Knotty problem

Art - Deborah Levy discovers an Iranian artist who lifts the veil on issues of race and gender

Right now, I have three images in my mind. First of all, I see the yellow crumbly dust of Afghanistan. This is TV dust, because it is from television that I have made this picture. I see women and children and thin animals living in this dust, and the women are completely hidden under burqas. They peep out at me from a rectangular grille made from cotton, a tiny window that reminds me of the sliding hatch inside a prison cell door.

The second image is closer to home. It is of a woman standing outside a north London Odeon at 4pm, dressed in full black chador. She is waiting for someone to come out of the cinema. It's two days after the World Trade Center in New York has been destroyed. As she waits, a stream of cars driving past the Odeon hoot loudly and angrily at her. For those men and women pressing their hands on the horn, she has become the visible, but invisible, terrorist they have been told they are at war with.

The third image has been created by the Iranian-born artist Farah Bajull. It is of a young woman in smart western clothes, sitting demurely on a chair. What makes the image startling is that her head has become a round, knotted ball of ancient-looking worry beads. It is as if she has lost her mind to a tangle of knots, prayers, wishes, unresolved dilemmas - all the things worry beads are used for.

Untying the Knot was made during a three-month residency at the International Institute of Visual Arts in London. In Bajull's words, the knot of the title "is the relation between east and west, the conflicts between Islam and Christianity".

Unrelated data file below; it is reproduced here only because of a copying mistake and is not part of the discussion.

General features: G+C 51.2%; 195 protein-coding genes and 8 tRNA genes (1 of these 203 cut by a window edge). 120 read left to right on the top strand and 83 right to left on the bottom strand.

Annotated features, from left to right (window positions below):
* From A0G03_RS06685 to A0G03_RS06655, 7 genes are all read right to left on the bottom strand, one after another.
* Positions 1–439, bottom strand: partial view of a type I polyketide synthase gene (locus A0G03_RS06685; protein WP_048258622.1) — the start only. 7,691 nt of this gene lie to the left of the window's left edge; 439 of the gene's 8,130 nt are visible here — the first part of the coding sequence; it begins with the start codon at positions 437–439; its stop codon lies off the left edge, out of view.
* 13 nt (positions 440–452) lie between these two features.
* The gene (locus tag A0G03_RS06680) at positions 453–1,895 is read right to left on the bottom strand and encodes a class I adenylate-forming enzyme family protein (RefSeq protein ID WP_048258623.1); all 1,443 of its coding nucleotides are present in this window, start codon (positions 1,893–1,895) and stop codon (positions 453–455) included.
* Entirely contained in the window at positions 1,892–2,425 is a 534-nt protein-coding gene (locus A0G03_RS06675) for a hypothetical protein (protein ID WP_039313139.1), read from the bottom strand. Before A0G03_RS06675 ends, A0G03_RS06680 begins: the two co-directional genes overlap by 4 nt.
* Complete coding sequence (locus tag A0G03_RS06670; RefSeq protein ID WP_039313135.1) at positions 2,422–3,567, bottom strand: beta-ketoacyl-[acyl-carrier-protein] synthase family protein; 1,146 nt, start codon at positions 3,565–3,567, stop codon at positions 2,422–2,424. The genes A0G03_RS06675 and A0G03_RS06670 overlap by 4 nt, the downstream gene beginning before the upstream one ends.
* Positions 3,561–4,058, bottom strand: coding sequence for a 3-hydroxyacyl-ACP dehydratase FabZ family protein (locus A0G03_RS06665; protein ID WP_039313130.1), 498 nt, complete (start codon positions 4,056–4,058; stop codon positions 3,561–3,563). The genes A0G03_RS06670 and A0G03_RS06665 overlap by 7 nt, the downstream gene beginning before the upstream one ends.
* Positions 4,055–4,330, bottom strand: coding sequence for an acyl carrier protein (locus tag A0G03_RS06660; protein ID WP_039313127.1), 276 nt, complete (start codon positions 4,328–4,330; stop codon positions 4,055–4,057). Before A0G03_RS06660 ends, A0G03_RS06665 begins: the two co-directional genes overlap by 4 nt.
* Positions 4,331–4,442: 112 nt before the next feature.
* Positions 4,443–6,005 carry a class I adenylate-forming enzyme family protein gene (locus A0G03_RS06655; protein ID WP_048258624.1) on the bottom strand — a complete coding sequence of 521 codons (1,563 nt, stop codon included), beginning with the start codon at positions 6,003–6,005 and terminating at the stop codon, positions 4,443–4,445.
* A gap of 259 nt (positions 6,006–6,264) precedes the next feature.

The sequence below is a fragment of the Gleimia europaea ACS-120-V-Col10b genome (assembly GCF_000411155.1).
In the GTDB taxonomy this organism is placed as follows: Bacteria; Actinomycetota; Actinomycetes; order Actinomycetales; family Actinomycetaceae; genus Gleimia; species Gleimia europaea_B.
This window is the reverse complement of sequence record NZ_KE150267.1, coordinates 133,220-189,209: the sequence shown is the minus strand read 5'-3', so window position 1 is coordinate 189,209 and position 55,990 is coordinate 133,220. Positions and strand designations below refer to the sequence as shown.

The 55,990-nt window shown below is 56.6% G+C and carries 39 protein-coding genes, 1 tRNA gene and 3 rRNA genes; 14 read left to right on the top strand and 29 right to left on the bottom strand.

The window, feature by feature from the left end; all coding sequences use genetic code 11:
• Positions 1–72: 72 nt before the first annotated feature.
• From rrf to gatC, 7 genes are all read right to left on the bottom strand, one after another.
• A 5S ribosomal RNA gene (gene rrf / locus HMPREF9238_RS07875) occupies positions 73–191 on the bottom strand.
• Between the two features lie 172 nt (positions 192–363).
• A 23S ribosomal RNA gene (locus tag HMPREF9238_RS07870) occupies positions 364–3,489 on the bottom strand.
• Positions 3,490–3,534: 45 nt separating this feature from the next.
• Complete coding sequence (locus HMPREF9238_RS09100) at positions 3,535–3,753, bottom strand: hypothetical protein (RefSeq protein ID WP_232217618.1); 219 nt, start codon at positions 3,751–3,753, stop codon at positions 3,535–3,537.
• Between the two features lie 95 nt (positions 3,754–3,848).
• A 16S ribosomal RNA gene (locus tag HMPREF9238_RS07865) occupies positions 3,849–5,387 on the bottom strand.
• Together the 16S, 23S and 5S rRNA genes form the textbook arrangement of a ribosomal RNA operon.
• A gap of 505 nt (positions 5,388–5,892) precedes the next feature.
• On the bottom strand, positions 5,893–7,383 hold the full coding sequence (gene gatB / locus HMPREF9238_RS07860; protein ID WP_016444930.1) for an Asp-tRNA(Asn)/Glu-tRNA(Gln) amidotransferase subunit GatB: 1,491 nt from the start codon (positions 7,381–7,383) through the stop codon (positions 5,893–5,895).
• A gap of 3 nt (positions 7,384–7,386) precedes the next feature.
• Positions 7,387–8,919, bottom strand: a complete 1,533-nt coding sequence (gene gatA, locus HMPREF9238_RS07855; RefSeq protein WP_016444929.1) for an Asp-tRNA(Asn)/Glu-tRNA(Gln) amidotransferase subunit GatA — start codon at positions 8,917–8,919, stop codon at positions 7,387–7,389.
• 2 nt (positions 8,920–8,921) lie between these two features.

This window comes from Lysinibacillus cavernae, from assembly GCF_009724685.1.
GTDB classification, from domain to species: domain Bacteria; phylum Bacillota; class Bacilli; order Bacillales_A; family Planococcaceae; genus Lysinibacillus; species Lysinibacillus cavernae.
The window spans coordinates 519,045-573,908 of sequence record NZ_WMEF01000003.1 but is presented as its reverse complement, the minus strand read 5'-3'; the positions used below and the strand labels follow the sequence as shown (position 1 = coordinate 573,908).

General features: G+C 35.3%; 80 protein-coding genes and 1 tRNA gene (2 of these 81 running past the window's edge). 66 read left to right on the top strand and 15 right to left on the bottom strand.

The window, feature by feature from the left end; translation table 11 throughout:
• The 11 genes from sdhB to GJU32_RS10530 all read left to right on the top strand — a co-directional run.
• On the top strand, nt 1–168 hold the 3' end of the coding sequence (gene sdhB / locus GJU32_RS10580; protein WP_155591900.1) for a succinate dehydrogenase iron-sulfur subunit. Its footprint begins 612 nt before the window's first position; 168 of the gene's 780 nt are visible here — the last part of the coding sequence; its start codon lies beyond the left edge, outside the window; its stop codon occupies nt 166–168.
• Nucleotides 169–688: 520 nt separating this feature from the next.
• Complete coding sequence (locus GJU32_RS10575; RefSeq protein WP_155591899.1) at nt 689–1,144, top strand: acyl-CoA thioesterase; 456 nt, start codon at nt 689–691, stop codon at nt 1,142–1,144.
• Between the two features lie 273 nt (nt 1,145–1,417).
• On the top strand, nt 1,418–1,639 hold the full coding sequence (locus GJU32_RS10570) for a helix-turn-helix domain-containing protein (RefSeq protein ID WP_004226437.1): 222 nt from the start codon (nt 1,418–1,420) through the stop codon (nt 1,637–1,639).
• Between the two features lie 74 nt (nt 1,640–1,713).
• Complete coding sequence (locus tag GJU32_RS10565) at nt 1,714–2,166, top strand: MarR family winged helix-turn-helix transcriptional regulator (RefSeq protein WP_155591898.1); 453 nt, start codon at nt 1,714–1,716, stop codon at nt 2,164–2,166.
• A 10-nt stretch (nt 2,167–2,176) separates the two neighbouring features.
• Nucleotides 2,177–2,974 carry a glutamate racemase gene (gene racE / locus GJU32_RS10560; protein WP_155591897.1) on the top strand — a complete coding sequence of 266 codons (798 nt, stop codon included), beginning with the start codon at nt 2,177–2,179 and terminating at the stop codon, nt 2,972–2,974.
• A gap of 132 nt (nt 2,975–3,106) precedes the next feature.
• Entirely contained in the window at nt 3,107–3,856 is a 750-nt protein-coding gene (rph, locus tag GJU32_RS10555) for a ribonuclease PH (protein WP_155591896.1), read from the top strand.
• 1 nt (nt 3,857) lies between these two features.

As she threaded the 9,000 beads she bought in Brighton and dyed with tea, Bajull was not to know that world events were about to make her themes of national and female identity, of race and gender representation, even more poignant. However, the sculptures and photographs that Bajull has created for this residency are more reflective than prescriptive. Neither eastern nor western, they reflect the artist's own cultural hybridity; Bajull left Iran for the UK when she was 14 years old, and went on to study at the Royal College of Art.

If Untying the Knot is searching for a language to evoke elastic cultural identities, Bajull's 1997 show, "Flick Bag", explored ambiguous female identities. This was a series of glamorous handbags, all immaculate leather and shiny gold clasps. Open these sexy western-style bags and a flick knife springs out of the silk lining inside. Bajull, who took a crash course in making traditional handbags, says she wanted to turn a frivolous fashion accessory into an object of self-defence. But she also wanted to show that what lies inside a cliched feminine object may be quite different to the glossy exterior it presents to the world. The interior of the handbag is full of secrets, turbulence, possible violence.

This theme is echoed in a photographic piece titled Return 2000. Here, Bajull presents herself as what appears to be a stereotype of a passive woman, wrapped in a chador - what she describes as "one hundred suffocating layers of cloth". Yet Bajull also experienced these layers as being protective, "like a crash helmet". That poor woman standing outside the Odeon would probably agree. I have to confess, I have always regarded the chador as saying more about male sexuality and control than anything else, but the Moroccan academic Fatima Mernissi explains some of its complexities in her lucid, brilliant book Beyond the Veil (Saqi Books, 1985): "The first gesture of 'liberated' Arab women was to discard the veil for western dress, which in the Thirties, Forties and Fifties was that of the wife of the coloniser."

It would seem this dilemma describes some of the knots that Bajull is attempting to untie.

"Farah Bajull: untying the knot" is at the Institute of International Visual Arts, 6-8 Standard Place, Rivington Street, London EC2 (020 7729 9616), until 26 October

Deborah Levy is a novelist, playwright and poet. Her most recent novel, The Man Who Saw Everything, is published in paperback by Penguin on 2 April